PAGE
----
‘The mandate of the Special Rapporteur on the right to freedom of assembly and association plays a distinct role in preventing the rollback of the space available to civil society,’ said Helen Nolan, Training and advocacy support manager and Special Procedures focal point at ISHR.
‘Where these basic freedoms are protected, human rights defenders can do their work effectively to advance important issues – sustainability, inclusion, democracy’, Nolan said.
Special Rapporteur Annalisa Ciampi steps into her role
In her statement to the 35th session of the Human Rights Council, the Special Rapporteur stated that ‘the beneficiaries [of the mandate] are, must, and should be the people… NGOs, religious associations, political parties, trade unions, social movements, professional associations.’
Special Rapporteur Ciampi noted that, while there are a few limitations of these rights permitted by international law, ‘the rights to freedom of peaceful assembly and of association, together with the freedom of expression, rest at the core of any functioning democratic system’.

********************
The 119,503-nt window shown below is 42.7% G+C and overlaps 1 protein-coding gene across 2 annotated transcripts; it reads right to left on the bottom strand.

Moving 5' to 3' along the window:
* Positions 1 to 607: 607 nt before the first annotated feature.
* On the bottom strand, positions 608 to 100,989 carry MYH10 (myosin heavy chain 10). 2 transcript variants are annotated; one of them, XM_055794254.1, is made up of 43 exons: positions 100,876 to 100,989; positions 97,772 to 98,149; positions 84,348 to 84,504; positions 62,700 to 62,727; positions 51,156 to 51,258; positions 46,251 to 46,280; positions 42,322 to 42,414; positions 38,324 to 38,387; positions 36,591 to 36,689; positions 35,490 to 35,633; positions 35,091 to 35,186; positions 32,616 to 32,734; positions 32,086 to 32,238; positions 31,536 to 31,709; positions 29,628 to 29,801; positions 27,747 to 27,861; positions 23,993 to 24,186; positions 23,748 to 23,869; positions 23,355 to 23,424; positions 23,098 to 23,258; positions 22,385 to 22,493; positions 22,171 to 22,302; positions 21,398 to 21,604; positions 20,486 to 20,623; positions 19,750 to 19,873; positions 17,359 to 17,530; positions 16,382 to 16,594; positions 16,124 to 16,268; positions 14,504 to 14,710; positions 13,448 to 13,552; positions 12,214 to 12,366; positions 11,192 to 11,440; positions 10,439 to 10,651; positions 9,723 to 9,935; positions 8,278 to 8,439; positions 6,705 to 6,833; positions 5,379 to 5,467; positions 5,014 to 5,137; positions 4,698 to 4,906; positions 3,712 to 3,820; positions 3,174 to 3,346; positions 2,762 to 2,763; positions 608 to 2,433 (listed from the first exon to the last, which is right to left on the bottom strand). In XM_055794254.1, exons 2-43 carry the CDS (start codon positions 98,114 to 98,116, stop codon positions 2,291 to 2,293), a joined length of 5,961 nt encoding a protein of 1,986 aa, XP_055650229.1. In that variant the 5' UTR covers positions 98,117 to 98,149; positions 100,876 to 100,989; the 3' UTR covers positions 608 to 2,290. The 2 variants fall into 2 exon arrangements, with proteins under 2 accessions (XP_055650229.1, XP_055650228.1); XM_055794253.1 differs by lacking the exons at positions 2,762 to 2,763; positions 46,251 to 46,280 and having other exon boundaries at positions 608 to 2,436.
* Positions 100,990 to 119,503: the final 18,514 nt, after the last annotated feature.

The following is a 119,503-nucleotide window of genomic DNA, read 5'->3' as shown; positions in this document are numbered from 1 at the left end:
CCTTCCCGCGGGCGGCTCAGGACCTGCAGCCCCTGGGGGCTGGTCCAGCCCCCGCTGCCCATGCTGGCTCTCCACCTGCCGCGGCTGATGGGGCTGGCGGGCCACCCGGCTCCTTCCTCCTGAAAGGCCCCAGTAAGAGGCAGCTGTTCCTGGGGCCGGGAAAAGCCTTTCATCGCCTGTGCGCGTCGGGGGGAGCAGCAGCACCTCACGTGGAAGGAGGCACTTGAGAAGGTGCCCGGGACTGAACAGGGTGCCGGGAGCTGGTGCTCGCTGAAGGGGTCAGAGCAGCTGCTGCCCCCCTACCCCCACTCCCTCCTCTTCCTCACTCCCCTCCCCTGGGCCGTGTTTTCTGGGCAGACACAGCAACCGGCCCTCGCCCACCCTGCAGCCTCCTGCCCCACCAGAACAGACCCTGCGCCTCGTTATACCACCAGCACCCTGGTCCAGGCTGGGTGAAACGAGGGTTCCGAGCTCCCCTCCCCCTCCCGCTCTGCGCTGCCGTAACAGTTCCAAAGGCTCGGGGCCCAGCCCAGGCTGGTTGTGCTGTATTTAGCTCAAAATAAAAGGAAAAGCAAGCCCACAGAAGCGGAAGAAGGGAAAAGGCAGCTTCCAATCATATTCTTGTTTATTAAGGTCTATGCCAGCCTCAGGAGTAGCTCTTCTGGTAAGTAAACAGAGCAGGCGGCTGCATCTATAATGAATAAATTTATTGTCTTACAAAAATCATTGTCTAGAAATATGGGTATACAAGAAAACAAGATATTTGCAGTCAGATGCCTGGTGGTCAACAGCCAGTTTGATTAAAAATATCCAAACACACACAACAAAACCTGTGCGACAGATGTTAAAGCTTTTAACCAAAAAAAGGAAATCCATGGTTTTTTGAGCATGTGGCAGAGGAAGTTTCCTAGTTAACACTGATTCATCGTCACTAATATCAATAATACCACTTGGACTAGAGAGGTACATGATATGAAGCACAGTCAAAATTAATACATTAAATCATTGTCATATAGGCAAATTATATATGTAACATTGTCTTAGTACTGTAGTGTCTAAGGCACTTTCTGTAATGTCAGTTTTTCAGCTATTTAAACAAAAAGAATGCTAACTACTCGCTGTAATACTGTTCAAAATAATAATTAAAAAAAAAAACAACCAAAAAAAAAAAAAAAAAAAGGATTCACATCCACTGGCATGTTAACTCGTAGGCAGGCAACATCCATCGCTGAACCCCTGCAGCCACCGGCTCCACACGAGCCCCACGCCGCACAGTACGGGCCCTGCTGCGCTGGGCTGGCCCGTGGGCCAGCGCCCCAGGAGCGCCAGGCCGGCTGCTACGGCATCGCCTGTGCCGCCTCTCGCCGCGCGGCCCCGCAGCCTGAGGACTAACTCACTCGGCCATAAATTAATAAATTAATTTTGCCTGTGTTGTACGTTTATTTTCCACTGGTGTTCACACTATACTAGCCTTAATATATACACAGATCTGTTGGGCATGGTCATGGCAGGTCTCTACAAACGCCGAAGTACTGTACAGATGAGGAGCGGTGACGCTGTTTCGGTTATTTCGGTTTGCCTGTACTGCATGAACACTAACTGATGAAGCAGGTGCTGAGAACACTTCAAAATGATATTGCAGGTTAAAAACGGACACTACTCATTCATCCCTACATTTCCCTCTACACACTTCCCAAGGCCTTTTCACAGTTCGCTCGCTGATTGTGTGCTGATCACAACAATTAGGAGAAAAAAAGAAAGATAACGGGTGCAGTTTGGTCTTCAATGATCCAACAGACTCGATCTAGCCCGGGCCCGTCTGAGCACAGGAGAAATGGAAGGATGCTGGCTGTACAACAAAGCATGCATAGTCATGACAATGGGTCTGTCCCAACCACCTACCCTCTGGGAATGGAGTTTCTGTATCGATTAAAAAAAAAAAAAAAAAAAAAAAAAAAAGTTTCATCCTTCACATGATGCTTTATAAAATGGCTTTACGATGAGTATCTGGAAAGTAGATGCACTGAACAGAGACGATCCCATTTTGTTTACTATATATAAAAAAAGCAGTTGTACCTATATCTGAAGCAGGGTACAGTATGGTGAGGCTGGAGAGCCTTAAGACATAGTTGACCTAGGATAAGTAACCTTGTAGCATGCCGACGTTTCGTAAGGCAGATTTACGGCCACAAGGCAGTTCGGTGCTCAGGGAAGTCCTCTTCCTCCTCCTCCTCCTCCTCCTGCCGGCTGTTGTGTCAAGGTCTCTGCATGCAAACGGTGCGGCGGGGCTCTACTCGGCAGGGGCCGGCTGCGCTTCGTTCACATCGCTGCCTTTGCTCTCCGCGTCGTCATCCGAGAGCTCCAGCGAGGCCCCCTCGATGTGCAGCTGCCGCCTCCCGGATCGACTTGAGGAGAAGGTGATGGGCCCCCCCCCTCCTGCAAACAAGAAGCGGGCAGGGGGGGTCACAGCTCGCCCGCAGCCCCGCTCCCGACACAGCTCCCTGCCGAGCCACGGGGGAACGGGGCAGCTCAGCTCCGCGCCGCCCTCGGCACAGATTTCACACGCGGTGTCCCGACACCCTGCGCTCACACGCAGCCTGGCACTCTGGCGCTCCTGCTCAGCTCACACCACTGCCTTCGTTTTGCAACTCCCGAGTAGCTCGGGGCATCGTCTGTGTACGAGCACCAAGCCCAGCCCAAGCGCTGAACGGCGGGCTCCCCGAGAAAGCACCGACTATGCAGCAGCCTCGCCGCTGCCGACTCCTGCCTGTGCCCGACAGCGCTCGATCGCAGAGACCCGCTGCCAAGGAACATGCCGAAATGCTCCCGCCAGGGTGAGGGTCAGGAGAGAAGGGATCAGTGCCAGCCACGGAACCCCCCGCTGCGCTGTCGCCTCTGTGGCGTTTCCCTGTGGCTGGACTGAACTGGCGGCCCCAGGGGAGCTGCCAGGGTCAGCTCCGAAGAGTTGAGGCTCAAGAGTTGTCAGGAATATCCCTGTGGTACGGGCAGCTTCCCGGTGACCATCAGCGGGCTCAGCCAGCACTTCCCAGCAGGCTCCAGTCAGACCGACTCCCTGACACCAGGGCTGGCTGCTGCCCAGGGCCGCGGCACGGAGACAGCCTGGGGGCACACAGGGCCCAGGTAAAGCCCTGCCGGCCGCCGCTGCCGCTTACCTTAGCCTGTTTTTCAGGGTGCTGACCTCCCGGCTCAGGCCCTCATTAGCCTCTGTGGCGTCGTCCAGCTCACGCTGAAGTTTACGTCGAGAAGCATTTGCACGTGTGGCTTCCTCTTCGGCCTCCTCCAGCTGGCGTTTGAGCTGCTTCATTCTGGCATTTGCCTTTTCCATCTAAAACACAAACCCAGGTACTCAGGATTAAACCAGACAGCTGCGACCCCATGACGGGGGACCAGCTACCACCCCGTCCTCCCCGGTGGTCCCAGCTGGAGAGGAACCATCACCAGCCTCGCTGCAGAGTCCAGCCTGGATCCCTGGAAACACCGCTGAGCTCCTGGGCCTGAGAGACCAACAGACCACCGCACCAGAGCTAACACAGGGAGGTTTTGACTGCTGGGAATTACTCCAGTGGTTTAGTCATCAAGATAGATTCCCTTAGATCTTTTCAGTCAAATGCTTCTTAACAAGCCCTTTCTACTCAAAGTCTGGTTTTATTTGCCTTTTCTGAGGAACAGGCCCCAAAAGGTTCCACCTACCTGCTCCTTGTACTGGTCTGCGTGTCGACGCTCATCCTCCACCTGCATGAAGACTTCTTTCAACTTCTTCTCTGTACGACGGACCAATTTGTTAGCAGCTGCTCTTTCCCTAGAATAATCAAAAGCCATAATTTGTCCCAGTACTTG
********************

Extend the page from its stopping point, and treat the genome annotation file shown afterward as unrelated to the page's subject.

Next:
The European Union, Tunisia, Malaysia, Mexico, Albania and the United States of America were amongst the States welcoming the new Special Rapporteur.
However, several States did not acknowledge the new mandate holder, or expressed concern over civil society coming in conflict with domestic laws. Russia suggested that civil society should not be critical, but rather ‘unbiased, objective, and factual.’ Russia, China, Venezuela, and South Africa all expressed concern over foreign influences ‘distorting the messages’ of civil society organisations.
The Special Rapporteur also highlighted the importance of peaceful assemblies; of association rights applying in the context of political parties and elections; and indicated an interest in following up on freedom of association in multilateral forums.
Responding to States’ requests about how to support, she was clear: ‘Please, do answer my Communications. Do answer my letters. Do engage with the mandate… and of course, respect and implement the standards that are already there’.